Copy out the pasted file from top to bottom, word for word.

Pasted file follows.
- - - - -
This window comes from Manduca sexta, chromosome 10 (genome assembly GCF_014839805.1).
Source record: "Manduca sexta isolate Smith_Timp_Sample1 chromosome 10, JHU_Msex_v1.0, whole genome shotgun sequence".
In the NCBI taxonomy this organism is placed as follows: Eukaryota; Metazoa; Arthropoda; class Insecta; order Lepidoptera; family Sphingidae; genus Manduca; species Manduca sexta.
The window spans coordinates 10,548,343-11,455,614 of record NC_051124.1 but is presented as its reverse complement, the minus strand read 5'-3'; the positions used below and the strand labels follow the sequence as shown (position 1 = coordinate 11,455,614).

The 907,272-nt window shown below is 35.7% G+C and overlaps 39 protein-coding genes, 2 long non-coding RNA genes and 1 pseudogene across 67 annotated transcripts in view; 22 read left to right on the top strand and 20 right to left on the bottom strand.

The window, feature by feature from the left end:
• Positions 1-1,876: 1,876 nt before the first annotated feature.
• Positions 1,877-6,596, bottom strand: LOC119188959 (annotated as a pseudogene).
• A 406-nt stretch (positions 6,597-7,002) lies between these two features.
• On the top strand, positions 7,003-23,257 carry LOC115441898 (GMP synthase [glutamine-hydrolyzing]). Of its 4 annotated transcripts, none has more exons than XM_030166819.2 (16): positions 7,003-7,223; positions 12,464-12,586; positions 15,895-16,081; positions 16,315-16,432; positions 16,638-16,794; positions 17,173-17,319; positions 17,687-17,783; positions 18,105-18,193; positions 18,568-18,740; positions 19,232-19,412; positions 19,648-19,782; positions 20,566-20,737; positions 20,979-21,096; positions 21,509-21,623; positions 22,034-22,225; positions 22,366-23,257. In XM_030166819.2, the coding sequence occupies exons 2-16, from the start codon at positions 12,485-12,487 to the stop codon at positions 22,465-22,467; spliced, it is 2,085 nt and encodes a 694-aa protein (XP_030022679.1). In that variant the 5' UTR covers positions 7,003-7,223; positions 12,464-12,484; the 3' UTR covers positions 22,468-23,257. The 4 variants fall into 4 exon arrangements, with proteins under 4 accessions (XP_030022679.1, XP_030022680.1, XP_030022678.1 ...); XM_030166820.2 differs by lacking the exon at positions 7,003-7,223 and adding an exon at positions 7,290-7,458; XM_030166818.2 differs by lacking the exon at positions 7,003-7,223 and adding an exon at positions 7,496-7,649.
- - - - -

This window comes from Manduca sexta, chromosome 10 (genome assembly GCF_014839805.1).
Source record: "Manduca sexta isolate Smith_Timp_Sample1 chromosome 10, JHU_Msex_v1.0, whole genome shotgun sequence".
In the NCBI taxonomy this organism is placed as follows: Eukaryota; Metazoa; Arthropoda; class Insecta; order Lepidoptera; family Sphingidae; genus Manduca; species Manduca sexta.
The window spans coordinates 10,548,343-11,455,614 of record NC_051124.1 but is presented as its reverse complement, the minus strand read 5'-3'; the positions used below and the strand labels follow the sequence as shown (position 1 = coordinate 11,455,614).

The 907,272-nt window shown below is 35.7% G+C and overlaps 39 protein-coding genes, 2 long non-coding RNA genes and 1 pseudogene across 67 annotated transcripts in view; 22 read left to right on the top strand and 20 right to left on the bottom strand.

The window, feature by feature from the left end:
• Positions 1-1,876: 1,876 nt before the first annotated feature.
• Positions 1,877-6,596, bottom strand: LOC119188959 (annotated as a pseudogene).
• A 406-nt stretch (positions 6,597-7,002) lies between these two features.
• On the top strand, positions 7,003-23,257 carry LOC115441898 (GMP synthase [glutamine-hydrolyzing]). Of its 4 annotated transcripts, none has more exons than XM_030166819.2 (16): positions 7,003-7,223; positions 12,464-12,586; positions 15,895-16,081; positions 16,315-16,432; positions 16,638-16,794; positions 17,173-17,319; positions 17,687-17,783; positions 18,105-18,193; positions 18,568-18,740; positions 19,232-19,412; positions 19,648-19,782; positions 20,566-20,737; positions 20,979-21,096; positions 21,509-21,623; positions 22,034-22,225; positions 22,366-23,257. In XM_030166819.2, the coding sequence occupies exons 2-16, from the start codon at positions 12,485-12,487 to the stop codon at positions 22,465-22,467; spliced, it is 2,085 nt and encodes a 694-aa protein (XP_030022679.1). In that variant the 5' UTR covers positions 7,003-7,223; positions 12,464-12,484; the 3' UTR covers positions 22,468-23,257. The 4 variants fall into 4 exon arrangements, with proteins under 4 accessions (XP_030022679.1, XP_030022680.1, XP_030022678.1 ...); XM_030166820.2 differs by lacking the exon at positions 7,003-7,223 and adding an exon at positions 7,290-7,458; XM_030166818.2 differs by lacking the exon at positions 7,003-7,223 and adding an exon at positions 7,496-7,649.